What I mean by native to the OS is does a program have direct access to the API and controls of the Operating System of the device?  For Delphi and iOS, this is an *equivocal* yes.  For Delphi and Android, this is a *good enough*.  Almost by definition, unless your development language is the same language used by the OS, you will always have to use a hopefully thin application programming interface to the OS and its controls (this is one area where C++Builder can do better than Delphi on iOS).  Since iOS’ “native” language is objective-C and (even worse from Delphi’s standpoint), Android’s “native” language is Java, Delphi is not “native” to the OS.  However, that does not mean it is a second class citizen for development.

You see, Delphi, at least the Delphi that everyone thinks about, has never had direct access to the API and controls of the Operating System.  One of the things that made Delphi great is its true Rapid Application Development of applications using its VCL.  The VCL is not direct access to the Window’s API.  At best from the standpoint of direct access, you had to use C headers to access Window’s services and at worst, the VCL was a thin wrapper around Window’s controls.  The TListBox is not native to Windows – it is a beautifully logical wrapper around a Window’s object.  Delphi sacrificed native access to the API and controls to give you Rapid Application Development (RAD).  The goal, however, has been to keep the layer’s between Delphi and the OS as thin and fast as possible, while keeping RAD and now adding cross-platform development.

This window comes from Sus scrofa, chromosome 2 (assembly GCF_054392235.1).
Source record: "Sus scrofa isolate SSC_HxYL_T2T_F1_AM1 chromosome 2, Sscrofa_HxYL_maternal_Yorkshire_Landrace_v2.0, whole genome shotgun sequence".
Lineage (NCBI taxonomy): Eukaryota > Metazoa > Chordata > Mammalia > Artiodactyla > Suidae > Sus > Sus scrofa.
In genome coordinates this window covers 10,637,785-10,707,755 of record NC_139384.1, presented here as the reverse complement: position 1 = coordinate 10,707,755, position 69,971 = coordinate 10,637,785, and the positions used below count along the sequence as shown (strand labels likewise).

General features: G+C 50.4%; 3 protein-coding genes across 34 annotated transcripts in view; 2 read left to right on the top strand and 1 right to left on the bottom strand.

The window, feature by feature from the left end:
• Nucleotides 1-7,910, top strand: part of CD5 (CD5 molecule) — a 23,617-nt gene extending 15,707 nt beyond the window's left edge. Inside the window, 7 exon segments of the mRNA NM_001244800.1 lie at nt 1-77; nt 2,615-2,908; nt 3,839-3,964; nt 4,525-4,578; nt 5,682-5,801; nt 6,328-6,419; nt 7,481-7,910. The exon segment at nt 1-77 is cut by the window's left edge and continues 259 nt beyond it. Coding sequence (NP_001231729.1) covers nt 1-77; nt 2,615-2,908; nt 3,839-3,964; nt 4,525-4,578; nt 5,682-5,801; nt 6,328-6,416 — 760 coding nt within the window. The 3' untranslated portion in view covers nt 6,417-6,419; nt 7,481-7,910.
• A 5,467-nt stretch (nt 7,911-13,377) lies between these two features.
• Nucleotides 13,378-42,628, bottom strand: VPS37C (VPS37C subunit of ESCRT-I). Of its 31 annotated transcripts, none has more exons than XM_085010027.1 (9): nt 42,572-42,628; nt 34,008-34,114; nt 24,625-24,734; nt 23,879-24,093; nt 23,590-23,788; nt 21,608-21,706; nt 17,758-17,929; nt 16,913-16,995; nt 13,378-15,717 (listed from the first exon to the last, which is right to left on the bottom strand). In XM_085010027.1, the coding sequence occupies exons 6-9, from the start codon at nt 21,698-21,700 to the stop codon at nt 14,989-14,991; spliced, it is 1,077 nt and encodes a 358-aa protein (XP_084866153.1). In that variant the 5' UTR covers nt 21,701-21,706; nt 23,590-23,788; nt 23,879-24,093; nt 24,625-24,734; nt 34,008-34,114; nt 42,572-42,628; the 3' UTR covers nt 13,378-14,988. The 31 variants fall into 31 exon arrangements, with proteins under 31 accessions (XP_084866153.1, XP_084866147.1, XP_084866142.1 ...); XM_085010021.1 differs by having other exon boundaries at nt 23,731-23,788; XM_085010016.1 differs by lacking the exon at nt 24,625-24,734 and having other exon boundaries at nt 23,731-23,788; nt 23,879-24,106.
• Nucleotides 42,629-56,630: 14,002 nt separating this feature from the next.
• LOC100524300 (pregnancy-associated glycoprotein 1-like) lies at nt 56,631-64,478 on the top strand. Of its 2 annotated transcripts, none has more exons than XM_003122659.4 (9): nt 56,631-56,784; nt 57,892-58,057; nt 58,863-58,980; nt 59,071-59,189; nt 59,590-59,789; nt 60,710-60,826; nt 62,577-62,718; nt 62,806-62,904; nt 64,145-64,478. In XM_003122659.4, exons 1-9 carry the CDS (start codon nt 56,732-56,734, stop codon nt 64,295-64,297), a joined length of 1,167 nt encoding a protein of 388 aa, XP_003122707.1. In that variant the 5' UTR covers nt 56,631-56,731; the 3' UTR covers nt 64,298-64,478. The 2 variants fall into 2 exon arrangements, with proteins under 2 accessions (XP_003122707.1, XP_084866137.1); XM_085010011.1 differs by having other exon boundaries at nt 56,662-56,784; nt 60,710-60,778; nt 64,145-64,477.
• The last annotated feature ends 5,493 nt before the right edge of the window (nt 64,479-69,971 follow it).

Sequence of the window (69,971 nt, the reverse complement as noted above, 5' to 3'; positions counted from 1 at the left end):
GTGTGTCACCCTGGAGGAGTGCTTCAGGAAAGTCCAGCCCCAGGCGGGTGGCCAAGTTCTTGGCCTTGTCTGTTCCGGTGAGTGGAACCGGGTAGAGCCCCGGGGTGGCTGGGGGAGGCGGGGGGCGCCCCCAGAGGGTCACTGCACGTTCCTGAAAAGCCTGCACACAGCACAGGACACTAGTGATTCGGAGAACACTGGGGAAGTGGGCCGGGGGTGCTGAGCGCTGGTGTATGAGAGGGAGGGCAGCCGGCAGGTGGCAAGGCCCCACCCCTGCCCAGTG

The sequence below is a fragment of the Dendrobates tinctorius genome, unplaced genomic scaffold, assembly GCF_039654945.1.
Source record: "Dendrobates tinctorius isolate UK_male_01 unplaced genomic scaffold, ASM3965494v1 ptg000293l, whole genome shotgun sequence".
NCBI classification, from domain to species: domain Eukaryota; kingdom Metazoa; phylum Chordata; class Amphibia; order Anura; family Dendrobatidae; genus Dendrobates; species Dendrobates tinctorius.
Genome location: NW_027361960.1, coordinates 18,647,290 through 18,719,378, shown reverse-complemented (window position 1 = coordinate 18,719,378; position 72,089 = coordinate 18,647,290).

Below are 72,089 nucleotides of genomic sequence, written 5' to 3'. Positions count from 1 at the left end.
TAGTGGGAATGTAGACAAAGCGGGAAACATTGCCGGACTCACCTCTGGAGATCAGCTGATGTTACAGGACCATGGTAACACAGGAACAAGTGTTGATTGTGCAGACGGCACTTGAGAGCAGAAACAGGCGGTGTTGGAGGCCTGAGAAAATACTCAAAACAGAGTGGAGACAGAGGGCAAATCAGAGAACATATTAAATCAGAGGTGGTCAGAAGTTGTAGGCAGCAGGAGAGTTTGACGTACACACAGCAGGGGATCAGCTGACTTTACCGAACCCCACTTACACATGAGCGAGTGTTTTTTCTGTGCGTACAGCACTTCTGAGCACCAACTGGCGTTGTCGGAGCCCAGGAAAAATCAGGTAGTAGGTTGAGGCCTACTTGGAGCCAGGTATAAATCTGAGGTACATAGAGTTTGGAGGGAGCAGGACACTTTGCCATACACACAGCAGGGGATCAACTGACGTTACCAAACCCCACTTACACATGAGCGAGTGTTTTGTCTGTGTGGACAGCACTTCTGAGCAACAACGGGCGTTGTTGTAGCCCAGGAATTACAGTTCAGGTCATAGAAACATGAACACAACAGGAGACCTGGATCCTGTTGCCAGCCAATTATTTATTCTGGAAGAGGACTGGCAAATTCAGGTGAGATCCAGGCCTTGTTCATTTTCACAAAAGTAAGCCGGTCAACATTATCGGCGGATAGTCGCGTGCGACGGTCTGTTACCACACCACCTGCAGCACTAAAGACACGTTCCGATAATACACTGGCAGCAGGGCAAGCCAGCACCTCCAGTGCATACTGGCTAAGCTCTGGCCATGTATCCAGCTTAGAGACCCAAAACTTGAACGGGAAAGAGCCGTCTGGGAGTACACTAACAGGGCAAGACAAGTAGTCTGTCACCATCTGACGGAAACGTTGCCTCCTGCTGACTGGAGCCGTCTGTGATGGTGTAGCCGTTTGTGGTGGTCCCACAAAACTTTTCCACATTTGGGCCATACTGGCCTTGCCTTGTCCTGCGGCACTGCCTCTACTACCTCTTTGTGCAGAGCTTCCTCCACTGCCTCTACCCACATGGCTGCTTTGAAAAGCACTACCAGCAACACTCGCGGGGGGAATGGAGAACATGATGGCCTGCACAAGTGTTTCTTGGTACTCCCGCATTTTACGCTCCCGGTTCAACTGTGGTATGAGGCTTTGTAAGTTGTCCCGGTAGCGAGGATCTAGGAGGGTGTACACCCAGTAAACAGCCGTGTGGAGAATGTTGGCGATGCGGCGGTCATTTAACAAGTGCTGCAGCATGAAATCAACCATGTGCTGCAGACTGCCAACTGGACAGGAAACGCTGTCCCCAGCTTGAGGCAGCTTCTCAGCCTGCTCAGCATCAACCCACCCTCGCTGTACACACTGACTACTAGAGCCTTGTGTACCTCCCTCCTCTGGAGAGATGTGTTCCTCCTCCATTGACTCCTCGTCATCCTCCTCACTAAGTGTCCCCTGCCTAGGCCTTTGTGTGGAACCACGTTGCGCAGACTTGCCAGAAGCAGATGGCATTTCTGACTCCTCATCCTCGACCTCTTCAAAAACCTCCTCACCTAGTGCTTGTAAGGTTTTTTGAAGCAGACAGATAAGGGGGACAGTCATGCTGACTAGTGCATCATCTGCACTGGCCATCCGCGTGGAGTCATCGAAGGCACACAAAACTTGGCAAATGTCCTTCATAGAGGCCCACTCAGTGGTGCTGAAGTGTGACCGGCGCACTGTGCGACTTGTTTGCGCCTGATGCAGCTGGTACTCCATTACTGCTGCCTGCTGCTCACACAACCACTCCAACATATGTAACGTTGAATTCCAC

So Native to the OS is a qualified yes.  For Windows, OSX, and iOS (as they are all based on C/C++), access to OS services through APIs is fast and clean.  For Android, the access is not so good as Delphi needs to use a JNI (Java Native Interface) layer, which is expensive relative to C APIs.

Delphi’s cross-platform library, Firemonkey or FMX, wrap services like Location and the Camera in what I believe is a very good way for cross-platform development.  These classes help hide the complexity of the underlying service and abstracts it for all platforms that Delphi supports.  They are thin but good layers to the underlying OS services.

However, access to the native OS controls is another story and is the subject of my next section.

Native Look and Feel

Native Look and Feel is the area where everyone is getting disappointed.  Delphi mobile apps can look slightly wrong, feel slightly sluggish, and act in a non-standard way (relative to OS controls).  This is the consequence of the path Embarcadero chose to implement cross-platform controls like TListBox, TMemo, etc.